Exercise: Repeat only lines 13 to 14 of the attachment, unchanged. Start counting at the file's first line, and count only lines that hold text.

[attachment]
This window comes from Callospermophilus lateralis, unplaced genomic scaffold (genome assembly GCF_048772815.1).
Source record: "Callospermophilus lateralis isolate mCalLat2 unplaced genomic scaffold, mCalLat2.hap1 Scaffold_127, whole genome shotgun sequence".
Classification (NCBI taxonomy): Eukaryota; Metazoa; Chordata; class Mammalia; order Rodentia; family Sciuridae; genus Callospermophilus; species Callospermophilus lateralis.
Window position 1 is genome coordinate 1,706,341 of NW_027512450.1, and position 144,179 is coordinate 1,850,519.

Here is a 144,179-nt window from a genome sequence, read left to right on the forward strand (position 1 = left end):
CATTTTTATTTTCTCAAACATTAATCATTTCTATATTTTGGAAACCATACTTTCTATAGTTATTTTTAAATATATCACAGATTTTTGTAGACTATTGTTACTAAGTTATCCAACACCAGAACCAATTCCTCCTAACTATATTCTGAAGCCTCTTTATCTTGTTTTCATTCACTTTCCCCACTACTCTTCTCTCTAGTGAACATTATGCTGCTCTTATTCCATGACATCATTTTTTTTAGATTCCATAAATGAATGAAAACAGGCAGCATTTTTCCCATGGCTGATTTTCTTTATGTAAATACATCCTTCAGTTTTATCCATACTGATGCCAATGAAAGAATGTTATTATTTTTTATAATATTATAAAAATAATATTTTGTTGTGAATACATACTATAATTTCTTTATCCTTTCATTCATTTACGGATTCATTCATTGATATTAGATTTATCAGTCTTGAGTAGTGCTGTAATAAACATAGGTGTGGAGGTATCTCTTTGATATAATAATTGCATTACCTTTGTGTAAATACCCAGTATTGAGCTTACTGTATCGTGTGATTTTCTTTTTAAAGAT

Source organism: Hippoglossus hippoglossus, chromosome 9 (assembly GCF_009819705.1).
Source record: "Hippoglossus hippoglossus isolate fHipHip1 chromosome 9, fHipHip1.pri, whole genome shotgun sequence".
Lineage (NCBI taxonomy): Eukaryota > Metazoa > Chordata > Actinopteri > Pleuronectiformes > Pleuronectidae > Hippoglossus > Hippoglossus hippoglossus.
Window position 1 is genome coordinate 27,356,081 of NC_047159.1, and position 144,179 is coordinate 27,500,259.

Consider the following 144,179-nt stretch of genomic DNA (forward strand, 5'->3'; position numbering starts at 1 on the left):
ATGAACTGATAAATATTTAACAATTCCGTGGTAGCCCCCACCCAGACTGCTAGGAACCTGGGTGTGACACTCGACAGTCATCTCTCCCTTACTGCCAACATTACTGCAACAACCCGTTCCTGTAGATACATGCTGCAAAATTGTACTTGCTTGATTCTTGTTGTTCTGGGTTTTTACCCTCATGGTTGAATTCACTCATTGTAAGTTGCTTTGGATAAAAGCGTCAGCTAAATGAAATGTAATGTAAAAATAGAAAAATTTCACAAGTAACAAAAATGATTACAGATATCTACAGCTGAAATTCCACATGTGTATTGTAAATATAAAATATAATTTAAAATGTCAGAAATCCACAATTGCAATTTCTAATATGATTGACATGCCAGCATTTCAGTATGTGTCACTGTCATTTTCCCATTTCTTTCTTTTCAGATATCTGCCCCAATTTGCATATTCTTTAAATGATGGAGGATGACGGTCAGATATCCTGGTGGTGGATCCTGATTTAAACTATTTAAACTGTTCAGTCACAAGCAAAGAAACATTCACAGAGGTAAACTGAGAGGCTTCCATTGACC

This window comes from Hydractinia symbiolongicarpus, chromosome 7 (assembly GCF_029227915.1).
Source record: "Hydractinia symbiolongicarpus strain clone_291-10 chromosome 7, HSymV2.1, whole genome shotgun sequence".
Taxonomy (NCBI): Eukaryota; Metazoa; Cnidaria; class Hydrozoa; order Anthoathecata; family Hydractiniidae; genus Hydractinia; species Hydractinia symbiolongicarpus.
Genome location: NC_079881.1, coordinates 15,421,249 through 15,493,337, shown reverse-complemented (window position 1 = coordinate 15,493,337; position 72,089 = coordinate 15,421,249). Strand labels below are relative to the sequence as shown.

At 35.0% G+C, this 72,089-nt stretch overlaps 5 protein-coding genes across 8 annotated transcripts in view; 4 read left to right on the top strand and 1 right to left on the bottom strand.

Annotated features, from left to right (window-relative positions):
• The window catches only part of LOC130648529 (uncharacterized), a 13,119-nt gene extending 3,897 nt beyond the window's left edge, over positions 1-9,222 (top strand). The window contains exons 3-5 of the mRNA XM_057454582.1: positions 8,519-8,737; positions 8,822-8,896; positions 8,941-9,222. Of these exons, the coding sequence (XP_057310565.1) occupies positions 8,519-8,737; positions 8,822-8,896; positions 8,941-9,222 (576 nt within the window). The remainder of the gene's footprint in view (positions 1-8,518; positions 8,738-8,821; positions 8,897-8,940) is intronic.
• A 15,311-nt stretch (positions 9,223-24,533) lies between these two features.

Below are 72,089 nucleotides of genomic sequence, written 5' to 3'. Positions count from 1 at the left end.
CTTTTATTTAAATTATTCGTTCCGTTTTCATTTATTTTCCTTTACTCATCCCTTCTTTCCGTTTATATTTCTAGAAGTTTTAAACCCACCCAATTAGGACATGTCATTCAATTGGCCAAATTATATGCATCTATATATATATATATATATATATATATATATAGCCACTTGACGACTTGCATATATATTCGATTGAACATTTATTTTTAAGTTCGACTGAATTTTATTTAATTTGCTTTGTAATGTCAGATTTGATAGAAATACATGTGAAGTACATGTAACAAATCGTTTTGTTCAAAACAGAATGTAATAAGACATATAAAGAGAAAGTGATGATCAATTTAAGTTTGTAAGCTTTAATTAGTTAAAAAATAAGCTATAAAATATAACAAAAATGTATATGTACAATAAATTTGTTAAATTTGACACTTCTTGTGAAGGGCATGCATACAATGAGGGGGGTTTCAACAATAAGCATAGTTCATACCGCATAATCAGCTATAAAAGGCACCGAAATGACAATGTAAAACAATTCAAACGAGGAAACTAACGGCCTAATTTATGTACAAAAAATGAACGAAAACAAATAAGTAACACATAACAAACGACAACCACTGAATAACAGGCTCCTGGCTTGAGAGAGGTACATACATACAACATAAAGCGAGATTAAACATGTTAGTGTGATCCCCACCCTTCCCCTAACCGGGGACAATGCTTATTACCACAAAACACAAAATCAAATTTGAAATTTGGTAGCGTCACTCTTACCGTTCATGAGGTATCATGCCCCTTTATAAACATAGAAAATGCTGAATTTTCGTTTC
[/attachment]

This window comes from Hydractinia symbiolongicarpus, chromosome 7 (assembly GCF_029227915.1).
Source record: "Hydractinia symbiolongicarpus strain clone_291-10 chromosome 7, HSymV2.1, whole genome shotgun sequence".